$500 / My wolf wife will bite ya! (transformations)

Your unhappy? My wife is a damm werewolf.....u pay me...she can make u one too...come on afternoon of full moon...get SAME DAY RESULTS...call 925-555-4087 ask for yuri

Ron was so excited his fingers were tingling. His hair stood on end and his tongue salivated in torrents; it was like he'd already begun his ascent into wolfdom. Resisting the urge to do so on all fours, he rushed to the other wall of his studio apartment and dialed Yuri's number.

It rang only once, the second interrupted by a cacophony of loud canine barks through the receiver. GRUFF GRUFF GRUFF, GRUFF GRUFF GRUFF GRUFF It went on like that for a long, barbarous moment. Ron was about to ask the dog-person if Yuri was available when a heavily accented human voice blared in.

“Who's this?” It demanded over the incessant mongrel noise.

“Um” Ron said “Is this Yuri?”

“This Yuri!”

“Oh, uh, well--”

“Hello? Speak up! I'm a terrible man!”

“It's, um, it's about your ad, your Craigslist ad.”

“You want my wife?”

“Well, uh, yes, though I wouldn't necessarily say it that--”

“Get her now! Come now! 1377 Budden. It's fool moon! Come now!” Yuri slammed the phone down, leaving Ron on the other end, disconnected.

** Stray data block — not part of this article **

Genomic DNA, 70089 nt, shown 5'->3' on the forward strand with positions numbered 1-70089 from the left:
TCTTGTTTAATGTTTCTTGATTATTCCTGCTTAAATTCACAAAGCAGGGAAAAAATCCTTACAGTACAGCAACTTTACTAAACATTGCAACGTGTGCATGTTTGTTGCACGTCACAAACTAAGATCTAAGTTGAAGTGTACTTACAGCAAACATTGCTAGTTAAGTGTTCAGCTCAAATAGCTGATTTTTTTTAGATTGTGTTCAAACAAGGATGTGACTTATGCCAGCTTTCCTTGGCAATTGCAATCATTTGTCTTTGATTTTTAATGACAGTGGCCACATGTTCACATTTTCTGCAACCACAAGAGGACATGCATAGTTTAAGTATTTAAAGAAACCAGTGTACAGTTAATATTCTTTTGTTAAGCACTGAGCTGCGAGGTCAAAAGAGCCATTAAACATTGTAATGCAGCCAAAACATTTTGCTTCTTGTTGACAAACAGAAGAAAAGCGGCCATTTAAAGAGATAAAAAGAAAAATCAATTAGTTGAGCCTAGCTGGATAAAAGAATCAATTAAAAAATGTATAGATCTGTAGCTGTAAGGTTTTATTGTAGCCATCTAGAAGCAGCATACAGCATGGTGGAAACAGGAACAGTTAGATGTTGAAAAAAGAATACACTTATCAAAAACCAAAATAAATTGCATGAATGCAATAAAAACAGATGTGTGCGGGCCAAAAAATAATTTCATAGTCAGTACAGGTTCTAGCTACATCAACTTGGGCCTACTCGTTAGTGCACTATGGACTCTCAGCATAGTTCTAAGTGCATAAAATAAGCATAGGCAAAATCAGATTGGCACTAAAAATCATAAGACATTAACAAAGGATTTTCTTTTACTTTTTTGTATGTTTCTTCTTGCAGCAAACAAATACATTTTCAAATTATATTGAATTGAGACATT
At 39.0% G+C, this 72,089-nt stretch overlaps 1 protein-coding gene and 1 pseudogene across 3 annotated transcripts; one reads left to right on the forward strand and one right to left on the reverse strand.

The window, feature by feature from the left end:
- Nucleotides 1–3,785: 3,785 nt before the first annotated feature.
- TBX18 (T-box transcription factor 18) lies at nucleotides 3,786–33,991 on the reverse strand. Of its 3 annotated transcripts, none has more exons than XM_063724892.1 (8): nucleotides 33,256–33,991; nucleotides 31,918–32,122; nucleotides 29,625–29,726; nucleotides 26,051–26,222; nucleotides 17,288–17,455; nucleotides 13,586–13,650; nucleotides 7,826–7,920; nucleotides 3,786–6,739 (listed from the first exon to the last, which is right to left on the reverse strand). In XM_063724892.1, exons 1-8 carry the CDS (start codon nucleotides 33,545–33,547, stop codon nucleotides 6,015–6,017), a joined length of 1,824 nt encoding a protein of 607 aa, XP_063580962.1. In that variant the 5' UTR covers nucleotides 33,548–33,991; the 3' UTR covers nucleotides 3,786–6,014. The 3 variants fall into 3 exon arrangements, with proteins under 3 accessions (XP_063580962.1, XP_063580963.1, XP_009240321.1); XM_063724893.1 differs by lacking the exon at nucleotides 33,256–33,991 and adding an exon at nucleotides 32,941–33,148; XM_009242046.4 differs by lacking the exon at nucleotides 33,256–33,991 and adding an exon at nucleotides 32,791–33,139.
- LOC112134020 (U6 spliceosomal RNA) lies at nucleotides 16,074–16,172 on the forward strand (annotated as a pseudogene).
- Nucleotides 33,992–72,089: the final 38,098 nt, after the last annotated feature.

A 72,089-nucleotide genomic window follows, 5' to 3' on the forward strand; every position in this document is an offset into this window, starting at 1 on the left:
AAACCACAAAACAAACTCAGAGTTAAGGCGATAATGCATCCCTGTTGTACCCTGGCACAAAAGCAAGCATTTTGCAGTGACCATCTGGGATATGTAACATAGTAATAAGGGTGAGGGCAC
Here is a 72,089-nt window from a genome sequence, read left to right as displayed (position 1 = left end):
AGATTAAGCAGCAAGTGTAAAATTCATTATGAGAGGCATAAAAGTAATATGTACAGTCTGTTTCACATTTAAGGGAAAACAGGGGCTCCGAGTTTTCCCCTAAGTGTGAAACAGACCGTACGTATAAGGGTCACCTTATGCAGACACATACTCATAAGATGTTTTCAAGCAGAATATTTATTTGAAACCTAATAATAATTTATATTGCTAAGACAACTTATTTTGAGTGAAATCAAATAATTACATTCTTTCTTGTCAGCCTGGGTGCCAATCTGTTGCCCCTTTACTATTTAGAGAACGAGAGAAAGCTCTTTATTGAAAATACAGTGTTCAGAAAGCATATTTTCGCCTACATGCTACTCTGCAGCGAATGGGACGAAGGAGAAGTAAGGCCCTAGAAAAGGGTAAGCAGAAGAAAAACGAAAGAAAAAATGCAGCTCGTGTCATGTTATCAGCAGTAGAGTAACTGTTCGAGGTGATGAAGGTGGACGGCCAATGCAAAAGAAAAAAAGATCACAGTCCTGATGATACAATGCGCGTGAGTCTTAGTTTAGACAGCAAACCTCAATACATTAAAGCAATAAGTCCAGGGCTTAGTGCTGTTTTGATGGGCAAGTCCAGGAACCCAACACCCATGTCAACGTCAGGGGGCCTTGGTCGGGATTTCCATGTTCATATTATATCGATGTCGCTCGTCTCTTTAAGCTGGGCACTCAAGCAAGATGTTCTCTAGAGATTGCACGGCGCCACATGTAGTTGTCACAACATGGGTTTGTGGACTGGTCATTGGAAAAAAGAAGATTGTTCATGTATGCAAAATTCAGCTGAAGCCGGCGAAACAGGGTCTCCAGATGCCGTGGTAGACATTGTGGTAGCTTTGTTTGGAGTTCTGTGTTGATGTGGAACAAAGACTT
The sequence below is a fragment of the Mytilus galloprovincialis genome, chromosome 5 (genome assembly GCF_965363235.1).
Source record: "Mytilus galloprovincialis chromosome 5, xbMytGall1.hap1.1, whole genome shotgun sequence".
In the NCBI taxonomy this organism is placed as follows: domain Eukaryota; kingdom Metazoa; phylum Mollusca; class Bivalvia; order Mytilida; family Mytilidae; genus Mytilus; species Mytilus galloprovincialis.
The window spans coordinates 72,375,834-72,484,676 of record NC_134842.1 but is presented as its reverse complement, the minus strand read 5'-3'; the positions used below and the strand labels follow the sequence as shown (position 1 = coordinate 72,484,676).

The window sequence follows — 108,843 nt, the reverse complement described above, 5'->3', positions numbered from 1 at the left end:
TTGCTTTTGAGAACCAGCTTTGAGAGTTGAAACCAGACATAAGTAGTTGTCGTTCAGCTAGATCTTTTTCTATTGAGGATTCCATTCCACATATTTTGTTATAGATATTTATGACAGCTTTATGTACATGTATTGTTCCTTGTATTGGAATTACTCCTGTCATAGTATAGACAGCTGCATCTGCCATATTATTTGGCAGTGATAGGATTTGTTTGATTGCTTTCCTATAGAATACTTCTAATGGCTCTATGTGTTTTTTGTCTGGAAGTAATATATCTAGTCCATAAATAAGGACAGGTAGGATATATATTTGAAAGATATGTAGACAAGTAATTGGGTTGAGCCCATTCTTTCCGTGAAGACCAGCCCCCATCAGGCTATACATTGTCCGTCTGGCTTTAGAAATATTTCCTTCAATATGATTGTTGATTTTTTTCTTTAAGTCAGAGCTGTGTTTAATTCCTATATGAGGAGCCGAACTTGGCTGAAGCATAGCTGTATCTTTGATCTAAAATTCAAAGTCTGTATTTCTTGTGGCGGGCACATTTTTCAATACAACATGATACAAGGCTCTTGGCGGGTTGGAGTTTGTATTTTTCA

Mt. Budden Road was a sprawling four mile trek that began in the dregs of suburbia and twisted through the black heart of unincorporated Budden before bleeding itself dry on the base of its unimpressive namesake. If there was indeed a supernatural underbelly in his humdrum little town, it was undoubtedly in the woods surrounding that mountain. So, to Ron, turning his 94 Audi onto Budden from Garvis felt like the first right turn in a long and oracular journey. At 4 PM the moon was already visible in the gridelin sky, faint but full and blooming with promise from behind the shadows of the clouds.

His mystical bubble, however, was punctured a mere three blocks from Garvis when he spotted 1377 just past Amber Ln, straddling the perineum between light and dark. Well, hey. It wasn't all bad, he told himself. The lawn was full of holes! There were dreamcatchers hanging from the front gate! Plus every house on this side of town had a big back yard; perfect for a werewolf to run around in! Still he wrung his hands over the steering wheel as he parked his grumbling old Audi, pedestrially, against the curb. The mailbox read: Yuri & Peaches.